When weather is cool but humid for extended periods, the AC does not run for long (if at all), and there is no way to remove internally-generated humidity. Humidity can build up to the point where it begins to cause condensation and mold on windows inside your home, and eventually on other adjacent surfaces.
In extreme cases, this can result in widespread heavy mold growth, creating a “fully-involved” heavily contaminated environment requiring extensive remediation. Extensive condensation on or around windows should be considered a warning sign that such conditions may be developing. Inside relative humidity should not exceed 60% for more than brief periods. Please contact IET if you have questions.
Ways To Prevent Window Condensation and Mold
There are three main approaches to preventing condensation and mold on windows and window seals. Each of these approaches can be accomplished in several ways.
Approaches 1 and 2 prevent condensation on windows and surfaces, while approach 3 allows condensation to occur, but removes it before it has been present long enough to cause mold growth or other problems. Used singly or, more effectively, in combination, these approaches will help to reduce condensation during colder weather as a cause of mold growth. Discussed in detail below, these approaches are:
- Increase surface temperature of window glass and frame
- Reduce dew point temperature (humidity) of the air in the room
- Absorbing water and cleaning window surfaces regularly
When temperatures outside are below those inside, wall and window surfaces are warmed by natural air convection currents which cause room air to drop past the surface of the window as the air in contact with the window cools, which causes it to become denser and drop, pulling in less dense, warmer air from further out in the room to replace it. Window blinds and draperies, when closed, interfere with this convection current and allow the air between the blind and the window to become significantly cooler than it otherwise would. This means more condensation.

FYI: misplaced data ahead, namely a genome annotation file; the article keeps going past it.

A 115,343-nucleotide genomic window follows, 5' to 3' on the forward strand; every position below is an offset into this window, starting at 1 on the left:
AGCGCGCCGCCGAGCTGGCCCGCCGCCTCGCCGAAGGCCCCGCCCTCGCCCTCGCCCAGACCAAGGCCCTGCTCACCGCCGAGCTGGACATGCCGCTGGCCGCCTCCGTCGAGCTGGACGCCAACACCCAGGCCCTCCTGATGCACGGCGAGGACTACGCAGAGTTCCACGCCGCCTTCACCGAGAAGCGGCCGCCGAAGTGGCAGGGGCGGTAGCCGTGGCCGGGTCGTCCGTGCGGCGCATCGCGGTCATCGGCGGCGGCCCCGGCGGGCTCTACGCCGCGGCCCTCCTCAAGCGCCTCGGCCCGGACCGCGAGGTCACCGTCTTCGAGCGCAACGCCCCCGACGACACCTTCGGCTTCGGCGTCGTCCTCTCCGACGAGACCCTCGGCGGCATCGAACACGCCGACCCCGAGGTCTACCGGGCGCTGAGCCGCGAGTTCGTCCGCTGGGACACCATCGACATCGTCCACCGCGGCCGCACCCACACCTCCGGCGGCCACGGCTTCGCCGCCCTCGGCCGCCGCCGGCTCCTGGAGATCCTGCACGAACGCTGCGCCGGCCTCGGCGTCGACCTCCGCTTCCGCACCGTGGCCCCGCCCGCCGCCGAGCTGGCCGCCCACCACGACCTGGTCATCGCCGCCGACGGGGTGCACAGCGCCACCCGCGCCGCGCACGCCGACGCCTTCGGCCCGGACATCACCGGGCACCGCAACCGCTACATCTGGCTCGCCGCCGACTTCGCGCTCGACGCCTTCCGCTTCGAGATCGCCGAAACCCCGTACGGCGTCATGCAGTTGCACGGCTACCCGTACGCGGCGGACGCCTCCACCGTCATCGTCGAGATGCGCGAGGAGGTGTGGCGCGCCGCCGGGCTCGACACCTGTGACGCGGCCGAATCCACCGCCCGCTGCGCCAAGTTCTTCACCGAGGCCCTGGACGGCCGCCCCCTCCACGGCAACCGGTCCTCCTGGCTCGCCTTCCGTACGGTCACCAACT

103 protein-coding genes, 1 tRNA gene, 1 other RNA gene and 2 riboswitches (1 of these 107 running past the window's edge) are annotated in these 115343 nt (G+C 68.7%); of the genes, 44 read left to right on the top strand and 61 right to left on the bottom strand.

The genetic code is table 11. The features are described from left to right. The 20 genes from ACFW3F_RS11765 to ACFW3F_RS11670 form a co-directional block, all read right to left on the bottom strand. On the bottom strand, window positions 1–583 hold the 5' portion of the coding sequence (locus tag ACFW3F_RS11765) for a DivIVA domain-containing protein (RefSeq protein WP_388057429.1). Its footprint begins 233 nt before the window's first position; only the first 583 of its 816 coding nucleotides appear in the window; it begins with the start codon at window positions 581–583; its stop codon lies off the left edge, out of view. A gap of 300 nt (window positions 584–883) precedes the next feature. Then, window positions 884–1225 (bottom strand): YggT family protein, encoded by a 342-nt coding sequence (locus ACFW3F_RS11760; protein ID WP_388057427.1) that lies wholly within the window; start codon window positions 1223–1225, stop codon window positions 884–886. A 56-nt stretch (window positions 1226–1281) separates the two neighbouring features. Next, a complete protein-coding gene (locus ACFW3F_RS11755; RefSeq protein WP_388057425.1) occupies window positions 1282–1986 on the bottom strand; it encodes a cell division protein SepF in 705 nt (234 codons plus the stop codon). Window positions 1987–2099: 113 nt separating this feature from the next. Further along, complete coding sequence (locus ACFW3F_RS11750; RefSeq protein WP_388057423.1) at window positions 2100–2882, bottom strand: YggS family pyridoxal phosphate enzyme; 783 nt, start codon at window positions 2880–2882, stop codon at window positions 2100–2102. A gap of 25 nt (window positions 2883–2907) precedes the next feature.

In less extreme weather such as we have in Florida, condensation on window surfaces can be partially or fully prevented by allowing the convection currents to operate unimpeded. Open blinds fully or rotate the slats so that they don’t form as much of a barrier to airflow. Adjust draperies so that warm room air can circulate past the windows. The less interference with airflow there is, the warmer the surfaces will remain and the less condensation will occur.
If natural convection is inadequate to fully prevent condensation on window surfaces, a fan can be used to blow warmer room air past the surface. Even a very small, quiet, low-volume fan may be surprisingly effective used this way.
Raising the room temperature also helps minimize condensation by raising surface temperatures in contact with the air, but this is not a very energy-efficient or perhaps comfortable approach. A radiant heater aimed at the problem surface would be more effective.
2. Reduce humidity of the air in the room
The other main way to prevent condensation on window surfaces is reducing or controlling the amount of moisture in the air, also called humidity.
The most convenient way to control humidity in a Florida home is with dehumidification equipment. We like units that bring in outside air, deeply dehumidify it, then inject it into the home. This creates positive pressure in the home, with multiple advantages for controlling moisture in the building envelope, ensuring good ventilation, etc. IET has had great success specifying the highly efficient Ultra-Aire ventilating dehumidifiers. (www.ultra-aire.com) These units control humidity effectively year-round.
However, less elaborate dehumidifiers can also be effective. 40 or 60 pint dehumidifiers from Walmart or Home Depot cost only a few hundred dollars. One or more of these can easily remove excess humidity and prevent problems. For convenience, we recommend the auto pump out models or setting the unit up so it can drain rather than having to empty a bucket regularly.
For additional information on controlling humidity in a hot/humid climate, see http://www.nrel.gov/docs/fy05osti/36643.pdf.
3. Absorbing water and cleaning
A final approach to preventing or at least minimizing mold growth on window surfaces is to just wipe it off each morning when the night temperature was cool enough to cause condensation. This removes the water necessary for growth, and as a convenient side benefit also removes the dust particles or other food source that they could feed on. A variant of this approach might be to place several paper towels on each windowsill to absorb the moisture and discard them in the morning. If window blinds or drapes were closed overnight for privacy, open them so that convective airflow past the still-damp surfaces accelerates the evaporation of residual moisture into the room air.
Existing mold growth on surfaces should be carefully cleaned using a detergent and water solution. The use of a biocide, such as a solution of one part standard household chlorine bleach to ten parts water, is not necessary, but may be used if desired.